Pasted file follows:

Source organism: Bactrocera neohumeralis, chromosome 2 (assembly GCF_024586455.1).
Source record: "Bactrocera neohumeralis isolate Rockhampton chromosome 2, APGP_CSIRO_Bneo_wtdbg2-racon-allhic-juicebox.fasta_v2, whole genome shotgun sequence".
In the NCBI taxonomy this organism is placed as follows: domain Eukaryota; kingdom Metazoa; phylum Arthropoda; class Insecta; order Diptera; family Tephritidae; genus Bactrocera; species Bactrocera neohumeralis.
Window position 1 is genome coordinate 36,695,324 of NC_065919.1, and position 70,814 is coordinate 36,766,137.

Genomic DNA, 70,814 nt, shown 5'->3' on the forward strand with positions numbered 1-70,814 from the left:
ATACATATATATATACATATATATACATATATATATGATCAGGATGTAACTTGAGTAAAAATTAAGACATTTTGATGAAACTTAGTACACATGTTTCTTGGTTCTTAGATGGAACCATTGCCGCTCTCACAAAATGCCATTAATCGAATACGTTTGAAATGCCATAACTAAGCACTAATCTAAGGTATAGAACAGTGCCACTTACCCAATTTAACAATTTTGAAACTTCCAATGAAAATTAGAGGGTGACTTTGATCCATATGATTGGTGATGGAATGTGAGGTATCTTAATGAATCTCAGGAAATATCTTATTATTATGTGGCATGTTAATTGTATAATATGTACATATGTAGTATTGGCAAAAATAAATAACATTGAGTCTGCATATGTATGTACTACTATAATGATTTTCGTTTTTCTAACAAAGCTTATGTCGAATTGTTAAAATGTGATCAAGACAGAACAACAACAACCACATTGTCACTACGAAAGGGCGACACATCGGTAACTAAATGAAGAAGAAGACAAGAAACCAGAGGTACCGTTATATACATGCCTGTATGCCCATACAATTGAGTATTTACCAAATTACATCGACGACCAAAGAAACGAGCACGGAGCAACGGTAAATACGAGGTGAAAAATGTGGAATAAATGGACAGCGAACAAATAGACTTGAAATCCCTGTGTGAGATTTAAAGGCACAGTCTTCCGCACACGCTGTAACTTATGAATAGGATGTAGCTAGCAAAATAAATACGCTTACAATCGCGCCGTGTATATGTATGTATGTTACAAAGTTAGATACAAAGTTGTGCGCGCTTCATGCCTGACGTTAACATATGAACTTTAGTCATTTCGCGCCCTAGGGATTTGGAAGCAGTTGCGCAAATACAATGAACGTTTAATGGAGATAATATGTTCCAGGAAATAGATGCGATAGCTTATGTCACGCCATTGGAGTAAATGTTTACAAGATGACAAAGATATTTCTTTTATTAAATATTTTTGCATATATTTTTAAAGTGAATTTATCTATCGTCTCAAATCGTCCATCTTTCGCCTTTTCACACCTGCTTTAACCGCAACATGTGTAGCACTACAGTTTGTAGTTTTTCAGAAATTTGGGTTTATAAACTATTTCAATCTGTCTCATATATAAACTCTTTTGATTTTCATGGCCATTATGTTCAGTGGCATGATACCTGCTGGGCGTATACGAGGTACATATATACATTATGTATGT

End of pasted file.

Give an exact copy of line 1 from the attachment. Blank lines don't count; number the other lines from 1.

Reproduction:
Source organism: Bactrocera neohumeralis, chromosome 2 (assembly GCF_024586455.1).